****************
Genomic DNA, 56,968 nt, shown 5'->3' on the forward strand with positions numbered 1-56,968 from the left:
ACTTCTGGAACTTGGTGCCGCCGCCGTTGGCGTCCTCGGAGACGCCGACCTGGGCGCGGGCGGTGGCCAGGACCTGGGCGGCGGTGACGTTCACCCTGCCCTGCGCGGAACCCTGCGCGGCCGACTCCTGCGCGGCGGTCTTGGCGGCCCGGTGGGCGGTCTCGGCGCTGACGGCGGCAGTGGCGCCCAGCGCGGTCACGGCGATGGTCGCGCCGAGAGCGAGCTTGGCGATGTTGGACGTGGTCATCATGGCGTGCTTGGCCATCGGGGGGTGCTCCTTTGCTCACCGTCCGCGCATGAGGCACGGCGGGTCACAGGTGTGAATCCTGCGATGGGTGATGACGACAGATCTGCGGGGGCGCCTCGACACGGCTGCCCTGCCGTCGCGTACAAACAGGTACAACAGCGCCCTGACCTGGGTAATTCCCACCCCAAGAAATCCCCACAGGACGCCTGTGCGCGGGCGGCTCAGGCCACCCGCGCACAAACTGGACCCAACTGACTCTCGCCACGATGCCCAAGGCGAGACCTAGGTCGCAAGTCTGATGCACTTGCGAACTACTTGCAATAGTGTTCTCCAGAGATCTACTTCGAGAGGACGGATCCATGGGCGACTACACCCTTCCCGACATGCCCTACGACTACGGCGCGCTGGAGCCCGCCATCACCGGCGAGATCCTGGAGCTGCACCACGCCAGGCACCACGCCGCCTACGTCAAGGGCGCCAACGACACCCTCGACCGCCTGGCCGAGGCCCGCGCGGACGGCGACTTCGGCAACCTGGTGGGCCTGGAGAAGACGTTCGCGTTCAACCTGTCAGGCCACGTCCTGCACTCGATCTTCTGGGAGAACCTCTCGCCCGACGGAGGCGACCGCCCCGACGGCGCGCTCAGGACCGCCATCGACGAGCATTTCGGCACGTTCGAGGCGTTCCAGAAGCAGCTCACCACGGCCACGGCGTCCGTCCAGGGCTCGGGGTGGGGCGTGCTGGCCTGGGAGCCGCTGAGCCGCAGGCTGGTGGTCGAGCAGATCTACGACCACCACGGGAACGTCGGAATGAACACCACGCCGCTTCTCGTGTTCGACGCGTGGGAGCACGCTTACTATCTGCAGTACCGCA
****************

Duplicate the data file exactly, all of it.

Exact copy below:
Genomic DNA, 56,968 nt, shown 5'->3' on the forward strand with positions numbered 1-56,968 from the left:
ACTTCTGGAACTTGGTGCCGCCGCCGTTGGCGTCCTCGGAGACGCCGACCTGGGCGCGGGCGGTGGCCAGGACCTGGGCGGCGGTGACGTTCACCCTGCCCTGCGCGGAACCCTGCGCGGCCGACTCCTGCGCGGCGGTCTTGGCGGCCCGGTGGGCGGTCTCGGCGCTGACGGCGGCAGTGGCGCCCAGCGCGGTCACGGCGATGGTCGCGCCGAGAGCGAGCTTGGCGATGTTGGACGTGGTCATCATGGCGTGCTTGGCCATCGGGGGGTGCTCCTTTGCTCACCGTCCGCGCATGAGGCACGGCGGGTCACAGGTGTGAATCCTGCGATGGGTGATGACGACAGATCTGCGGGGGCGCCTCGACACGGCTGCCCTGCCGTCGCGTACAAACAGGTACAACAGCGCCCTGACCTGGGTAATTCCCACCCCAAGAAATCCCCACAGGACGCCTGTGCGCGGGCGGCTCAGGCCACCCGCGCACAAACTGGACCCAACTGACTCTCGCCACGATGCCCAAGGCGAGACCTAGGTCGCAAGTCTGATGCACTTGCGAACTACTTGCAATAGTGTTCTCCAGAGATCTACTTCGAGAGGACGGATCCATGGGCGACTACACCCTTCCCGACATGCCCTACGACTACGGCGCGCTGGAGCCCGCCATCACCGGCGAGATCCTGGAGCTGCACCACGCCAGGCACCACGCCGCCTACGTCAAGGGCGCCAACGACACCCTCGACCGCCTGGCCGAGGCCCGCGCGGACGGCGACTTCGGCAACCTGGTGGGCCTGGAGAAGACGTTCGCGTTCAACCTGTCAGGCCACGTCCTGCACTCGATCTTCTGGGAGAACCTCTCGCCCGACGGAGGCGACCGCCCCGACGGCGCGCTCAGGACCGCCATCGACGAGCATTTCGGCACGTTCGAGGCGTTCCAGAAGCAGCTCACCACGGCCACGGCGTCCGTCCAGGGCTCGGGGTGGGGCGTGCTGGCCTGGGAGCCGCTGAGCCGCAGGCTGGTGGTCGAGCAGATCTACGACCACCACGGGAACGTCGGAATGAACACCACGCCGCTTCTCGTGTTCGACGCGTGGGAGCACGCTTACTATCTGCAGTACCGCA